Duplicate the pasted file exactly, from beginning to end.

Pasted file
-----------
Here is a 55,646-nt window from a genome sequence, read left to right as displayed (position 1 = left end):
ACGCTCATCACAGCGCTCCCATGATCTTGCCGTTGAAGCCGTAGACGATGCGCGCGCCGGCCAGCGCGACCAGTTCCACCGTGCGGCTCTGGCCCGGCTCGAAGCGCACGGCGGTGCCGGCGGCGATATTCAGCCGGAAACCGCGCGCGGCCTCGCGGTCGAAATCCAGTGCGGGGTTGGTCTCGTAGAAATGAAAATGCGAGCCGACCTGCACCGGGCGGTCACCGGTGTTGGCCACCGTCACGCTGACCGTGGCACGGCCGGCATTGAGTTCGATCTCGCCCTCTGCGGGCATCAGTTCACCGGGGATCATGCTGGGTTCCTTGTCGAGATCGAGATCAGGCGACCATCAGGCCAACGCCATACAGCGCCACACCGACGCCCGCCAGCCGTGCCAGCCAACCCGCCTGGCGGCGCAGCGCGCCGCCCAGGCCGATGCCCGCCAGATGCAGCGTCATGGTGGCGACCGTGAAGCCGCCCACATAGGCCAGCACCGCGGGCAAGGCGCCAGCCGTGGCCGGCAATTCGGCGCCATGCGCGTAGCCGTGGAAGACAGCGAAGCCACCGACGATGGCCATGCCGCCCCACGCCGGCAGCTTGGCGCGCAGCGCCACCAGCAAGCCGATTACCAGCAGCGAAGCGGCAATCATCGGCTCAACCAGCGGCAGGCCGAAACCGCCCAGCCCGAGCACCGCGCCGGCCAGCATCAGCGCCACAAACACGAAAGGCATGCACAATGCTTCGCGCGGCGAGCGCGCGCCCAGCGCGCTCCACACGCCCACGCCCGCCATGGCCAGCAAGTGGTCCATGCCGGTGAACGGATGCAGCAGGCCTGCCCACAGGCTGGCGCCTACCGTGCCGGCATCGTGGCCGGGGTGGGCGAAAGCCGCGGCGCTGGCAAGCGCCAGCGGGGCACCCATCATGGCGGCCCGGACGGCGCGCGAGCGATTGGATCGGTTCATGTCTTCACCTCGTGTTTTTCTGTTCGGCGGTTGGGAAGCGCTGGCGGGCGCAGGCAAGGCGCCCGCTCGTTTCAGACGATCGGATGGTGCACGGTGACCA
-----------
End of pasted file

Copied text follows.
Here is a 55,646-nt window from a genome sequence, read left to right as displayed (position 1 = left end):
ACGCTCATCACAGCGCTCCCATGATCTTGCCGTTGAAGCCGTAGACGATGCGCGCGCCGGCCAGCGCGACCAGTTCCACCGTGCGGCTCTGGCCCGGCTCGAAGCGCACGGCGGTGCCGGCGGCGATATTCAGCCGGAAACCGCGCGCGGCCTCGCGGTCGAAATCCAGTGCGGGGTTGGTCTCGTAGAAATGAAAATGCGAGCCGACCTGCACCGGGCGGTCACCGGTGTTGGCCACCGTCACGCTGACCGTGGCACGGCCGGCATTGAGTTCGATCTCGCCCTCTGCGGGCATCAGTTCACCGGGGATCATGCTGGGTTCCTTGTCGAGATCGAGATCAGGCGACCATCAGGCCAACGCCATACAGCGCCACACCGACGCCCGCCAGCCGTGCCAGCCAACCCGCCTGGCGGCGCAGCGCGCCGCCCAGGCCGATGCCCGCCAGATGCAGCGTCATGGTGGCGACCGTGAAGCCGCCCACATAGGCCAGCACCGCGGGCAAGGCGCCAGCCGTGGCCGGCAATTCGGCGCCATGCGCGTAGCCGTGGAAGACAGCGAAGCCACCGACGATGGCCATGCCGCCCCACGCCGGCAGCTTGGCGCGCAGCGCCACCAGCAAGCCGATTACCAGCAGCGAAGCGGCAATCATCGGCTCAACCAGCGGCAGGCCGAAACCGCCCAGCCCGAGCACCGCGCCGGCCAGCATCAGCGCCACAAACACGAAAGGCATGCACAATGCTTCGCGCGGCGAGCGCGCGCCCAGCGCGCTCCACACGCCCACGCCCGCCATGGCCAGCAAGTGGTCCATGCCGGTGAACGGATGCAGCAGGCCTGCCCACAGGCTGGCGCCTACCGTGCCGGCATCGTGGCCGGGGTGGGCGAAAGCCGCGGCGCTGGCAAGCGCCAGCGGGGCACCCATCATGGCGGCCCGGACGGCGCGCGAGCGATTGGATCGGTTCATGTCTTCACCTCGTGTTTTTCTGTTCGGCGGTTGGGAAGCGCTGGCGGGCGCAGGCAAGGCGCCCGCTCGTTTCAGACGATCGGATGGTGCACGGTGACCA